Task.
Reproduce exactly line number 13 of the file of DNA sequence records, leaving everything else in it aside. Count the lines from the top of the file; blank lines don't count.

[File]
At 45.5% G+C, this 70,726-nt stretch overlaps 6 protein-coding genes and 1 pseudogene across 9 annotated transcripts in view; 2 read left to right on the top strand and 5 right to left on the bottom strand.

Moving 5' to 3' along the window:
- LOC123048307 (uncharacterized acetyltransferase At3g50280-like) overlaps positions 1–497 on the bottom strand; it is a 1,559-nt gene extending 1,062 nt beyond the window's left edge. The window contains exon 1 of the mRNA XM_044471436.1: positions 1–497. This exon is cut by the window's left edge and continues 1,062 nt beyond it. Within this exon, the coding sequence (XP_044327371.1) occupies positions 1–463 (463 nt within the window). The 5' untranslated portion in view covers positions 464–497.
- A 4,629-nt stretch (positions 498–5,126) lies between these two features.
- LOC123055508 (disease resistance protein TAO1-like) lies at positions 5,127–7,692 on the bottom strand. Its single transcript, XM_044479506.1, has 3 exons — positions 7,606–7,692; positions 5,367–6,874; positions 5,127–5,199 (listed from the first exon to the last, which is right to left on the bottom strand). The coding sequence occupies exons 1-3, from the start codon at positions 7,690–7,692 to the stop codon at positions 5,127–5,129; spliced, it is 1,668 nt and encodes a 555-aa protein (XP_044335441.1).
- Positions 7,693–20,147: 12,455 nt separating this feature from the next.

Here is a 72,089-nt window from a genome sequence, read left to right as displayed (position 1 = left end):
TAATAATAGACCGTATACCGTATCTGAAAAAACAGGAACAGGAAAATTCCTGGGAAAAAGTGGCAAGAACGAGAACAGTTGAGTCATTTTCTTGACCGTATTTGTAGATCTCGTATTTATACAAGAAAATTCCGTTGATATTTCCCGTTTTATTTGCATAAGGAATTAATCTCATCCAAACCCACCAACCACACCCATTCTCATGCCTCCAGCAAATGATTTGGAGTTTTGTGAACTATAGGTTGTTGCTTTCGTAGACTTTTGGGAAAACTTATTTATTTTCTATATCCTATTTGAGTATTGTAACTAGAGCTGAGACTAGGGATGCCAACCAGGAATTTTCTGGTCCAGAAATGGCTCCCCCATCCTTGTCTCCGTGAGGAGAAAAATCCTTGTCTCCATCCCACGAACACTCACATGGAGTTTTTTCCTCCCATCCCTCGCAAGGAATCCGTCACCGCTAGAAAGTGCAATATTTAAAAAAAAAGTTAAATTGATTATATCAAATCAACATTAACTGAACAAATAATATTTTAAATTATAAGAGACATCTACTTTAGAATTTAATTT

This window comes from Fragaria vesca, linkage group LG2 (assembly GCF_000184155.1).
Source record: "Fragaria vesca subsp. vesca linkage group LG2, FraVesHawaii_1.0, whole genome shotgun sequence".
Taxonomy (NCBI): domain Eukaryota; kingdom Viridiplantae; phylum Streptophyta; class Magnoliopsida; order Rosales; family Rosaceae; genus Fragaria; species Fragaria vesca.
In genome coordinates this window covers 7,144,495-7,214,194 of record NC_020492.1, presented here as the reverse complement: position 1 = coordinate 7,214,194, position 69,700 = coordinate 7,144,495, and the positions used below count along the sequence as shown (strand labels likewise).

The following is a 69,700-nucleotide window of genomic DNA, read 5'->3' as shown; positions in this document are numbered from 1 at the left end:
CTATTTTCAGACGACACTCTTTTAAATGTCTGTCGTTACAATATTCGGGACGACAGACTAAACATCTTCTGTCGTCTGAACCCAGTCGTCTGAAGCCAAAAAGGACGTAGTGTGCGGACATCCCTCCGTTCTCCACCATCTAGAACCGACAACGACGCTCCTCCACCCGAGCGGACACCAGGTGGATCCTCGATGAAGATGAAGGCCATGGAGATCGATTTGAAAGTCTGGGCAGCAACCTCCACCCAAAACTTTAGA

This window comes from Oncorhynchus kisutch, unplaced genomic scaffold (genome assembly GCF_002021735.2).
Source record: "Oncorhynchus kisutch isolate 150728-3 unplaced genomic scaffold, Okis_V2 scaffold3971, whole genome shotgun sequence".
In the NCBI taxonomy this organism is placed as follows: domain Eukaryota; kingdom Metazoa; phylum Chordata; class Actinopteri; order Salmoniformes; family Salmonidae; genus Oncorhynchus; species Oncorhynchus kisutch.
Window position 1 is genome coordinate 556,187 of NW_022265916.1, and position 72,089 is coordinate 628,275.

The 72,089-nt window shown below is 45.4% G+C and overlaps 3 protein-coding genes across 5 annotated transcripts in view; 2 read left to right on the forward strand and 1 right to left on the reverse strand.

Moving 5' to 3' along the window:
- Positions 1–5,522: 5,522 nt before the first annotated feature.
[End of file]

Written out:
The following is a 69,700-nucleotide window of genomic DNA, read 5'->3' as shown; positions in this document are numbered from 1 at the left end: